A World of Invention

Panagram system of reading and writing for the blind in the Patented exhibition

Panagram system of reading and writing for the blind in the Patented exhibition

Fletcher Wallis is a physicist with a penchant for patents. His collection of corkscrews is formidable and his knowledge of their historical development is gathered in British Corkscrew Patents from 1795, published in 1997 by Vernier Press. It is the ingenuity and imagination of inventors that captivates Fletcher, and in areas far broader than gadgets for opening bottles of wine.

Having given up life as a professional atomic physicist in Oxfordshire, Fletcher has spent the past 30 years or so dealing in antiques from the history of science and technology, with a particular expertise in patent inventions. He buys and sells objects from a stall in London’s Portobello Road, but has also built up an impressive collection of his own; a small museum’s worth perhaps.

It is with a hand-picked selection of some of these inventions, drawn from the 18th and 19th centuries, that Fletcher approached the Museum proposing a small, temporary exhibition on patent inventions. Working with Fletcher, and refining his selection for display, we created Patented, a temporary exhibition running in the Museum’s entrance gallery from 15 January – 10 March 2013.

Patented is a small exhibition – only 14 objects are on display – and so by no means provides a comprehensive account of British patent inventions during the 18th and 19th centuries. But the curious variety of devices on display, along with a few biographical nuggets about their creators, does paint a nice picture of the many ways that inventors sought to make a living by conceiving, and protecting, their ideas.

By granting ‘letters patent of invention’ to an individual, the government aimed to encourage and protect new industrial inventions by giving monopoly rights to produce an invention without direct competition for a period of time. Of course, this didn’t stop people copying, ripping off or just simply lying about their ‘patent’ in order to get a commercial advantage. Not surprising, perhaps, given the onerous bureaucratic hoop-jumping needed to secure patents: up to nine separate visits to various government offices in London, with a substantial fee levied at each, before 1852.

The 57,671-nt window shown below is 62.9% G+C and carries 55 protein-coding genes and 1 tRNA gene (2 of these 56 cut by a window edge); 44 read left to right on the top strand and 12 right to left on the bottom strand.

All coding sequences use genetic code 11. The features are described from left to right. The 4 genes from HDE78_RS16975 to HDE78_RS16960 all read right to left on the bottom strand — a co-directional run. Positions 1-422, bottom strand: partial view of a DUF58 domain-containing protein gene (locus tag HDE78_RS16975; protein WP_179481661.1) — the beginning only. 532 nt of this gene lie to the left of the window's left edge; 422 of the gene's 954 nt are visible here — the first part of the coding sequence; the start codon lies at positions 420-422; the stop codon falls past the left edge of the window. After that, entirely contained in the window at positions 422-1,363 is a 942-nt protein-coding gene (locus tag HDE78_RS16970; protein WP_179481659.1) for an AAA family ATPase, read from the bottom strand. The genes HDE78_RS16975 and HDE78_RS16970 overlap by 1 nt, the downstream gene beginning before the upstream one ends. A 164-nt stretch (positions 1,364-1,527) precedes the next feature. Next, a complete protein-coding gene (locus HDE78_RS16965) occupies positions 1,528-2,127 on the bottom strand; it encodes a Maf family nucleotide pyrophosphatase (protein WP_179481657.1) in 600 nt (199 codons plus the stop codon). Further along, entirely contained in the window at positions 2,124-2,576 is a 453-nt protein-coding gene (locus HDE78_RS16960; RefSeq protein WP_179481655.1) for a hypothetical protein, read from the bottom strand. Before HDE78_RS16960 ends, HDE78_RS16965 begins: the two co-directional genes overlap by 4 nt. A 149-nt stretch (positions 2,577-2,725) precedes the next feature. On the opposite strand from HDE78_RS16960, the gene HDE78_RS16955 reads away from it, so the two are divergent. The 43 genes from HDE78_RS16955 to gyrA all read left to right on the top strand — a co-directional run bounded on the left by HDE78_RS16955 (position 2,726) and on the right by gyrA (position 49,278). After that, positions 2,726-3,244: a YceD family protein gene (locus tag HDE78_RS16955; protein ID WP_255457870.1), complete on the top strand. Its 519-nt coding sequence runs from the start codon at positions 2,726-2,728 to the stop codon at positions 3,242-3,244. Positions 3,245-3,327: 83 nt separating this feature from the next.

Nonetheless, all but two of the objects displayed in Patented were definitely granted monopoly by the Patent Office. Of the two, a set of facsimiles of horses’ mouths by J. C. Chawner claims to have been patented, although no record exists; and safety stirrups by William Lennan from around 1850 may have been patented in Ireland, but again the record remains elusive, if it ever existed.

The exhibition features an example of the 1784 Bramah Lock, created by Joseph Bramah and displayed in the company’s shop in Piccadilly as a ‘Challenge Lock’. “The artist who can make an instrument that will pick or open this lock shall receive 200 guineas the moment it is produced.” So read the panel in the shop’s window. It was 67 years before American locksmith Arthur Charles Hobbs managed, after 51 hours spread over 16 days, to successfully pick the lock. Hobbs subsequently marketed his own patent inviolable lock. So it goes.

There’s also a very attractive, if devilishly complex, system of reading and writing for the blind, pre-dating Louis Braille’s system by 22 years. Patented in 1813, John Casson’s Panagram uses little wooden blocks, where each face is a different shape and each orientation of the face represents a different letter. If you’re mathematically sharp you’ll already have realised that’s only 24 letters (six faces, four possible orientations of each). The remaining two letters are distinguished by the addition of a little pin. It is not easy to use. But there is a secret message written in ‘Panagramese’ on display in the Museum… Why not visit and see if you can crack it?

And while you’re there check out the strange breathing apparatus, the first stirrups to release the hapless falling horse rider and, of course, the world’s second patented corkscrew, created by the 19th-century Birmingham entrepreneur Sir Edward Thomason.

Fletcher Wallis can be contacted at fletcherwallis@btinternet.com.

By Scott Billings, Exhibitions Assistant.

The acquisition of a WWII nursing handling collection

Michelle and a colleague model the Indoor and Outdoor nurse unifoms from the new handling collection

Michelle and Laura model the Indoor and Outdoor nurse unifoms from the new handling collection

I was very excited when I heard that we had the opportunity to acquire some new objects from the Balfour Museum at the British Red Cross Offices in Winchester, which are to be closed down and the Museum with them. I had been looking for ways to build a Primary school session around our penicillin collection, and the possibility of acquiring some handling objects seemed an ideal way to shape a session, as well as adding to the existing offer for secondary schools about the development of Penicillin. The WWII connection is a great context for the climax of the story of penicillin. Handling objects are useful anyway, for any number of reasons, and education departments are always keen to acquire them, particularly when they are being offered free of charge.

At the end of December 2012, our long list of requested objects was de-accessioned from the Balfour, and found its way to the University of Oxford Joint Museum Education Service. While we will share all the objects (in fact, there is often lending and borrowing between the education departments of all the University Museums), a selection have found their way here, to serve as inspiration and motivation for the creation and promotion of a WWII session for primary schools.

We have been lucky enough to acquire two full indoor and outdoor uniforms, and when one of each came out of the box in the office, how could we resist trying them on? The result can be seen in the photograph above.